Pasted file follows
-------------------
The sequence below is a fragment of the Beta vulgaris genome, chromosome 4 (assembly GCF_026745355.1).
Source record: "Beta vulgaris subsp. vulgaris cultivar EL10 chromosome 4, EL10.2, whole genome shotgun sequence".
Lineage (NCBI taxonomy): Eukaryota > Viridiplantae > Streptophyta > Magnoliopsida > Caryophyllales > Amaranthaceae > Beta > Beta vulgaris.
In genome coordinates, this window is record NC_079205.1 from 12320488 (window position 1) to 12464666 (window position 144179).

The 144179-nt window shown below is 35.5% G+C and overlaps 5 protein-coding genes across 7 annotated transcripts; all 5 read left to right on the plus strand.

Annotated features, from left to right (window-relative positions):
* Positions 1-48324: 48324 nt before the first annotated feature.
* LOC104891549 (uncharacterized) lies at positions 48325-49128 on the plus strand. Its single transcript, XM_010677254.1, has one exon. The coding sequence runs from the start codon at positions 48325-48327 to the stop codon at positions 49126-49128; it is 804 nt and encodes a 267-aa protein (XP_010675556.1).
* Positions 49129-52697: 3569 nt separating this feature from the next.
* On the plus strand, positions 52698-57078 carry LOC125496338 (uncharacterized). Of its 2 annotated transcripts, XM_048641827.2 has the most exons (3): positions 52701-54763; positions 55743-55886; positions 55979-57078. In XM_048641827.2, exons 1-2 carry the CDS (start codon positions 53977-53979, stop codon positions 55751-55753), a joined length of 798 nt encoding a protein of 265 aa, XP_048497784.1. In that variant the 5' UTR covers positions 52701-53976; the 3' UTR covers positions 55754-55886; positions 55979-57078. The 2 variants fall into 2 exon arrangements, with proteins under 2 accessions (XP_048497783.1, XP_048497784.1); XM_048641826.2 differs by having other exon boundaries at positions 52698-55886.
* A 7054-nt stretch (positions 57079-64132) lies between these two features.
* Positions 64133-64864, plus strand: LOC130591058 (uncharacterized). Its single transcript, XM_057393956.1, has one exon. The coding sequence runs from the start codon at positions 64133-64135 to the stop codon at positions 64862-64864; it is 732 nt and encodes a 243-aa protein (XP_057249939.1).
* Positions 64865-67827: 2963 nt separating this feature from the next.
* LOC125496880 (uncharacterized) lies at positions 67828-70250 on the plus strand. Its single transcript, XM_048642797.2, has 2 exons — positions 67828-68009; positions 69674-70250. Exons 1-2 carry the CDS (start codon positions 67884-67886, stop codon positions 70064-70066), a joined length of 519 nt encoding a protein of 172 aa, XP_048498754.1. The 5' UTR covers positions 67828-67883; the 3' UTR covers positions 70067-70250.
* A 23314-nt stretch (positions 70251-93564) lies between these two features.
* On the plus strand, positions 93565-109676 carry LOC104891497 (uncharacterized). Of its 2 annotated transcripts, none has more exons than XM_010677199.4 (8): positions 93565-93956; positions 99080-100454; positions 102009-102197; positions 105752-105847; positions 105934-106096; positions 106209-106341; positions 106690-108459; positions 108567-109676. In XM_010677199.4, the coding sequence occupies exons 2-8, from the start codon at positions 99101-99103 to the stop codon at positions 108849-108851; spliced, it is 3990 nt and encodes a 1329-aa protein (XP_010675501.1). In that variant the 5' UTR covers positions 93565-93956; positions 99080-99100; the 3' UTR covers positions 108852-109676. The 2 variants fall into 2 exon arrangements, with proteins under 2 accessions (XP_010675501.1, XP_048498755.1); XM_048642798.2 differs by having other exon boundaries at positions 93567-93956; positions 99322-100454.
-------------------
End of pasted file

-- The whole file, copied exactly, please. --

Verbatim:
The sequence below is a fragment of the Beta vulgaris genome, chromosome 4 (assembly GCF_026745355.1).
Source record: "Beta vulgaris subsp. vulgaris cultivar EL10 chromosome 4, EL10.2, whole genome shotgun sequence".
Lineage (NCBI taxonomy): Eukaryota > Viridiplantae > Streptophyta > Magnoliopsida > Caryophyllales > Amaranthaceae > Beta > Beta vulgaris.
In genome coordinates, this window is record NC_079205.1 from 12320488 (window position 1) to 12464666 (window position 144179).

The 144179-nt window shown below is 35.5% G+C and overlaps 5 protein-coding genes across 7 annotated transcripts; all 5 read left to right on the plus strand.

Annotated features, from left to right (window-relative positions):
* Positions 1-48324: 48324 nt before the first annotated feature.
* LOC104891549 (uncharacterized) lies at positions 48325-49128 on the plus strand. Its single transcript, XM_010677254.1, has one exon. The coding sequence runs from the start codon at positions 48325-48327 to the stop codon at positions 49126-49128; it is 804 nt and encodes a 267-aa protein (XP_010675556.1).
* Positions 49129-52697: 3569 nt separating this feature from the next.
* On the plus strand, positions 52698-57078 carry LOC125496338 (uncharacterized). Of its 2 annotated transcripts, XM_048641827.2 has the most exons (3): positions 52701-54763; positions 55743-55886; positions 55979-57078. In XM_048641827.2, exons 1-2 carry the CDS (start codon positions 53977-53979, stop codon positions 55751-55753), a joined length of 798 nt encoding a protein of 265 aa, XP_048497784.1. In that variant the 5' UTR covers positions 52701-53976; the 3' UTR covers positions 55754-55886; positions 55979-57078. The 2 variants fall into 2 exon arrangements, with proteins under 2 accessions (XP_048497783.1, XP_048497784.1); XM_048641826.2 differs by having other exon boundaries at positions 52698-55886.
* A 7054-nt stretch (positions 57079-64132) lies between these two features.
* Positions 64133-64864, plus strand: LOC130591058 (uncharacterized). Its single transcript, XM_057393956.1, has one exon. The coding sequence runs from the start codon at positions 64133-64135 to the stop codon at positions 64862-64864; it is 732 nt and encodes a 243-aa protein (XP_057249939.1).
* Positions 64865-67827: 2963 nt separating this feature from the next.
* LOC125496880 (uncharacterized) lies at positions 67828-70250 on the plus strand. Its single transcript, XM_048642797.2, has 2 exons — positions 67828-68009; positions 69674-70250. Exons 1-2 carry the CDS (start codon positions 67884-67886, stop codon positions 70064-70066), a joined length of 519 nt encoding a protein of 172 aa, XP_048498754.1. The 5' UTR covers positions 67828-67883; the 3' UTR covers positions 70067-70250.
* A 23314-nt stretch (positions 70251-93564) lies between these two features.
* On the plus strand, positions 93565-109676 carry LOC104891497 (uncharacterized). Of its 2 annotated transcripts, none has more exons than XM_010677199.4 (8): positions 93565-93956; positions 99080-100454; positions 102009-102197; positions 105752-105847; positions 105934-106096; positions 106209-106341; positions 106690-108459; positions 108567-109676. In XM_010677199.4, the coding sequence occupies exons 2-8, from the start codon at positions 99101-99103 to the stop codon at positions 108849-108851; spliced, it is 3990 nt and encodes a 1329-aa protein (XP_010675501.1). In that variant the 5' UTR covers positions 93565-93956; positions 99080-99100; the 3' UTR covers positions 108852-109676. The 2 variants fall into 2 exon arrangements, with proteins under 2 accessions (XP_010675501.1, XP_048498755.1); XM_048642798.2 differs by having other exon boundaries at positions 93567-93956; positions 99322-100454.